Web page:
Thanks to Vasco for submitting this article! What a great write up on a really interesting topic that I can’t wait to have a crack at. Please take the time to read and share about and feel free to comment at the bottom. If you have an article you’d like to post please email us at email@example.com
Ever since I saw the surf movie “STEP INTO LIQUID” I have been dreaming of being able to kite with a hydrofoil. I couldn’t kite to save myself about 6 years ago, but the distant goal always was to glide above the waves … nothing but a dream back then. Today I am so much closer :). I have been closely following R&D on foilboards and waiting for the right set of conditions to align — time / money / opportunity / skill, etc. Every year at the beginning of the season I did a little investigating and this year I found the time was right. So I went in…:) – here’s a little account of my trip. You’re welcome to join me or laugh about it. Me, I’m already there
A little history – I paid my dues at Tuggerah Lakes in April and FROZE my butt off at that cold place trying to get on the board after a frustrating lesson by a certain instructor (we won’t go there), until a mate of mine came from Perth to spend the weekend with me and said: by the day’s end you’ll be on the board – and he was right, thanks Adam. Most of the progression from there to intermediate was at Boat Harbour on twin tips in and the upwind, toeside, backrolls etc. Being made fun of by the KKK crowd at Kurnell (all in the best possible taste :)) made me more determined every time. I moved to QLD at the end of 2010 to pursue the next stage – waves
Even though I can’t surf to save myself, paddling into waves that is, I quickly added to my twintip a couple of mutants like The Wave Dr and a Shinn Wave. I liked it so much that I bought my 1st surfboard – haven’t looked back since :). Each to his own but once you’ve gotten used to a surfboard and got the first ‘cut’ into a wave you never go back. Three years of learning how to even understand what to do in front of a wave and conquering the fear of the big sets got me to today. Now I live at the beach and go out most days weather permitting. The bigger the better, cross or even cross-off as the waves are cleaner.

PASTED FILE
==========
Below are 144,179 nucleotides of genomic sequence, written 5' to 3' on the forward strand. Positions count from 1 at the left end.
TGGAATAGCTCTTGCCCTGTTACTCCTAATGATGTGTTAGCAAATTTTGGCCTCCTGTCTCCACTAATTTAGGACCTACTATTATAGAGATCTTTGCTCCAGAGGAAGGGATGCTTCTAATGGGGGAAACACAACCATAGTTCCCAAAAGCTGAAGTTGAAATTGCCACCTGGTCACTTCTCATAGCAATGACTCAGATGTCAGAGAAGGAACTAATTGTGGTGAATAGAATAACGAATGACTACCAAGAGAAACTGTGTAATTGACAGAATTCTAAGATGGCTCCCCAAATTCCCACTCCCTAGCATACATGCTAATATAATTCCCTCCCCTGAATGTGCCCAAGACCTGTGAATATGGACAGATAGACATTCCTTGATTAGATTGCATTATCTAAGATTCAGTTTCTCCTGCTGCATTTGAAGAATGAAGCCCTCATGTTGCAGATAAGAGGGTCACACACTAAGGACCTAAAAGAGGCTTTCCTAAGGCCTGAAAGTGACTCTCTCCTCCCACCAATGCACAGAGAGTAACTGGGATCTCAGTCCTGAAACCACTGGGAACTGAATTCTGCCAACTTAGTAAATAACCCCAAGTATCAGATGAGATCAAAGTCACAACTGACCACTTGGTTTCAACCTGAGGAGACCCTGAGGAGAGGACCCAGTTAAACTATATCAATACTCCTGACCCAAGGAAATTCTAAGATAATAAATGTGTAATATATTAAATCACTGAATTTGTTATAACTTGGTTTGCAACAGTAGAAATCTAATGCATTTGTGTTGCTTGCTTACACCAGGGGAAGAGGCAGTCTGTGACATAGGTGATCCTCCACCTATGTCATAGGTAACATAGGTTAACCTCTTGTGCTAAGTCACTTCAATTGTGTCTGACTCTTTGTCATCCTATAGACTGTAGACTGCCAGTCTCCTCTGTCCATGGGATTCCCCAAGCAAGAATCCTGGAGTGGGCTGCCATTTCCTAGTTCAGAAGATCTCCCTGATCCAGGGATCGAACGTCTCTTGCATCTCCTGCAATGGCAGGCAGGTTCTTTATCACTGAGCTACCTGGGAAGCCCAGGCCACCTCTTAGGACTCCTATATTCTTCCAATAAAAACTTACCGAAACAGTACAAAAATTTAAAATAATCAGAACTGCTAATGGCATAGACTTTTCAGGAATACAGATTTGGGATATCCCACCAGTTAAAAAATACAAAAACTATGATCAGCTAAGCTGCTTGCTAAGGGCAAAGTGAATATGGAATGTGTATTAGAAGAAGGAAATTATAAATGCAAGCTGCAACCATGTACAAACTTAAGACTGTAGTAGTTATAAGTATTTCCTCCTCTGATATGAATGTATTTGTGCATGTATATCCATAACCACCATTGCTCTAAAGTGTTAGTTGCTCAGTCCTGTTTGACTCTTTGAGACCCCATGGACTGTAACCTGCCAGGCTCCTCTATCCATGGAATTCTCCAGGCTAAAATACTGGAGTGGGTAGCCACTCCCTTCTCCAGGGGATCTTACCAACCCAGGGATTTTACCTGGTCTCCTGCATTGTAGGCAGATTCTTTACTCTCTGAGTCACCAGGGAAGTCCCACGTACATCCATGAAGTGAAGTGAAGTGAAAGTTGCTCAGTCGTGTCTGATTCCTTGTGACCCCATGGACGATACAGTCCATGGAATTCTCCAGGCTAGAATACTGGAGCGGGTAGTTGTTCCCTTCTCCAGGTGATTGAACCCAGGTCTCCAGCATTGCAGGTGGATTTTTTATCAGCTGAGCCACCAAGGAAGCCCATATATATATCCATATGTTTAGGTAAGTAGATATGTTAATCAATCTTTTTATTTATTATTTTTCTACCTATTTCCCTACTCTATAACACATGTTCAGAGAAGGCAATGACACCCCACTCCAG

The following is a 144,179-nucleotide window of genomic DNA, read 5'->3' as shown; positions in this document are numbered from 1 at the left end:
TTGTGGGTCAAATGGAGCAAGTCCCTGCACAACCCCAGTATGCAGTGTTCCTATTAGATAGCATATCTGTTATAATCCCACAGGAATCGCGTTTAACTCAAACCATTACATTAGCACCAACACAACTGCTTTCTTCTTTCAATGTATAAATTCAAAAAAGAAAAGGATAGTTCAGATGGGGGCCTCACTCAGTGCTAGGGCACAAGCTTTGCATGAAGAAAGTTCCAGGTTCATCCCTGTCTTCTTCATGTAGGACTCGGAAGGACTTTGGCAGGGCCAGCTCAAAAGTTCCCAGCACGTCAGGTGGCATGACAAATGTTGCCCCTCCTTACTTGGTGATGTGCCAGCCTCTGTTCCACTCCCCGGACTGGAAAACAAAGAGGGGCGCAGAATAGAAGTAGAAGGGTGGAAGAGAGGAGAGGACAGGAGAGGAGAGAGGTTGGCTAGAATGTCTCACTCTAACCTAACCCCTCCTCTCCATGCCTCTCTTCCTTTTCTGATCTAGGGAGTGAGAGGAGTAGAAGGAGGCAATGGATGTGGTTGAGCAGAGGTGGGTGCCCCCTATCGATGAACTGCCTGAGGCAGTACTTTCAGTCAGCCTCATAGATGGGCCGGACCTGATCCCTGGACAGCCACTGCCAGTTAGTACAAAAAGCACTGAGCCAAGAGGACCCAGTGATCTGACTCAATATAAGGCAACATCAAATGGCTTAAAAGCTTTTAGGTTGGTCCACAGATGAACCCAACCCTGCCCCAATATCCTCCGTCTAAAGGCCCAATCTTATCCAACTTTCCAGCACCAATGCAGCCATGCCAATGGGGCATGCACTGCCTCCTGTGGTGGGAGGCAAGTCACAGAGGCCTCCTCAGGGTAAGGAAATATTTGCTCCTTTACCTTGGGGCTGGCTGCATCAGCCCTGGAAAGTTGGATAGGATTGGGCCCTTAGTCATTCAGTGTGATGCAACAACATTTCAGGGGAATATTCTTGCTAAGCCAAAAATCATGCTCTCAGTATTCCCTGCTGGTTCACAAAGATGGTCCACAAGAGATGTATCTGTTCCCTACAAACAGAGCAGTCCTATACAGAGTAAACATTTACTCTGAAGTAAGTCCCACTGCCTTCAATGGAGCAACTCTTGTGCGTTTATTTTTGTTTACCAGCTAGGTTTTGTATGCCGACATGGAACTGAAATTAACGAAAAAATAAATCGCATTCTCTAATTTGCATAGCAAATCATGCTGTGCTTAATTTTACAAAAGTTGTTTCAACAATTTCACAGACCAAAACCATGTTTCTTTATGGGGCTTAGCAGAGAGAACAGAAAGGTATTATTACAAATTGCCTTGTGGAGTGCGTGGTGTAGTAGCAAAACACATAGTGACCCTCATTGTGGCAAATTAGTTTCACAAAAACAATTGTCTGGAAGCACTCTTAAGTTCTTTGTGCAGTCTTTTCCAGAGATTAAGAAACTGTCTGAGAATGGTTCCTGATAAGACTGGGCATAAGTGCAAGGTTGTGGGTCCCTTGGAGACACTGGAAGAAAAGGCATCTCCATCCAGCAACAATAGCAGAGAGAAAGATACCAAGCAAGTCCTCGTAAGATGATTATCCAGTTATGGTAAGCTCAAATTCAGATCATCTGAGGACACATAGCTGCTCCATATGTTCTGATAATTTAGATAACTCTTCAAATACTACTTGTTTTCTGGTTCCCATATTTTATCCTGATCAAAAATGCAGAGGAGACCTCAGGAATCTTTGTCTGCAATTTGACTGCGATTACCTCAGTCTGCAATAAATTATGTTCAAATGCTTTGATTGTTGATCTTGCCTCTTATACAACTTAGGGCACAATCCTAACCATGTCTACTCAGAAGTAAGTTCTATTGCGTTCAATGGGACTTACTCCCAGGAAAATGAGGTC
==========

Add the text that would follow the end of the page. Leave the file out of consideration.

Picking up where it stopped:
Ok, the boring part is over.. let’s get into the good stuff:
My research: I contacted every shop I knew who could possibly sell foilboards, asked about prices and advice. As I also have a Marketing degree I am fairly unaffected by ‘sales pitches’ and Marketing jargon or at least I’d like to think I am. I am usually fairly thorough on my research and as I wasn’t satisfied with vague answers / promises / lack of real knowledge I did what I always do – I went global.
I found a website with information on foilboarding and not brand based, run by people like me that want to know about Hydrofoils for kitesurfing. From there I emailed: JC-Kiteboards, MHL Custom, Mosses and Wind and Sea in NZ. I also emailed a couple more brands but they never bothered to answer so I won’t even mention them, boohoo to you :).
Let’s not forget that apart from the cost of the gear itself I had to factor shipping costs. By far the most helpful were Wind and Sea in NZ, but they don’t manufacture so their prices were out of the question for brand new. The others were either too expensive to start with because 3 of them are French and all is in EUR and then by the time shipping was added I was out of the race. I then asked for ‘foil only’ costs + specs (design) for a suitable board. I intended to get a blank cut on the Gold Coast and add the foil here.
This is what made me decide on my supplier. Nick Leason from www.mhlcustom.com simply said: “Hey mate give me a few more dollars and have the full set up. Our boards are already reinforced and designed to handle the foil pressures and you’ll be much happier. Besides, if you take the full set I will pay for the postage”. I said: What :)??? This guys sounded great so I scheduled a call to have a chat so I satisfied the fact that I was about to send him a bit of $$. I couldn’t have been happier – Nic completely put me at ease, explained the ins and outs and the painstaking process I would have to go through to ‘get on the board’. He then sealed the deal by offering me a custom paint job.. I said what??? “Sure mate, I can do whatever you want on the board, he said smiling ” so I sent him a photo of the latest Drifter I had just purchased and gave his team full creative freedom. I paid via Paypal and we kept in touch. The board was shipped in 1 week and it took 4 days to get here all the way from Puerto Rico… Nic had on purpose kept the design a secret for maximum effect, he knew full well I would be pleased.
Disclaimer: I have no association or financial interest with MHL Custom. This is simply an account of a pleasant experience. Have a look at who they are
Here she is:
I know, right? I can say I am super impressed. At under 7,5 kgs complete this board is a dream. Look at the Cabrinha Drifter 2014 Orange and you will understand Nic’s colour choice.
I couldn’t wait to try it. But before I take you through the laughing stage of the learning process I would like to tell you a bit more about the sales experience. Hold on, it won’t take long and it will help define why I am so happy with Nic and MHL.
So the board gets dropped off by DHL and I start opening the package. All seems well, good protection and packaging .. until I get to the last paper wrapper. The top and bottom of the board are a testament of their craftsmanship. But then I unwrapped the paper on the sides and found 4 marks on it. DHL had dropped it in transit and managed to make a few dings and even a little possible crack on the carbon. I was devastated. In my opinion, whatever the solution I would end up with a board that had some marks on it, repaired or not.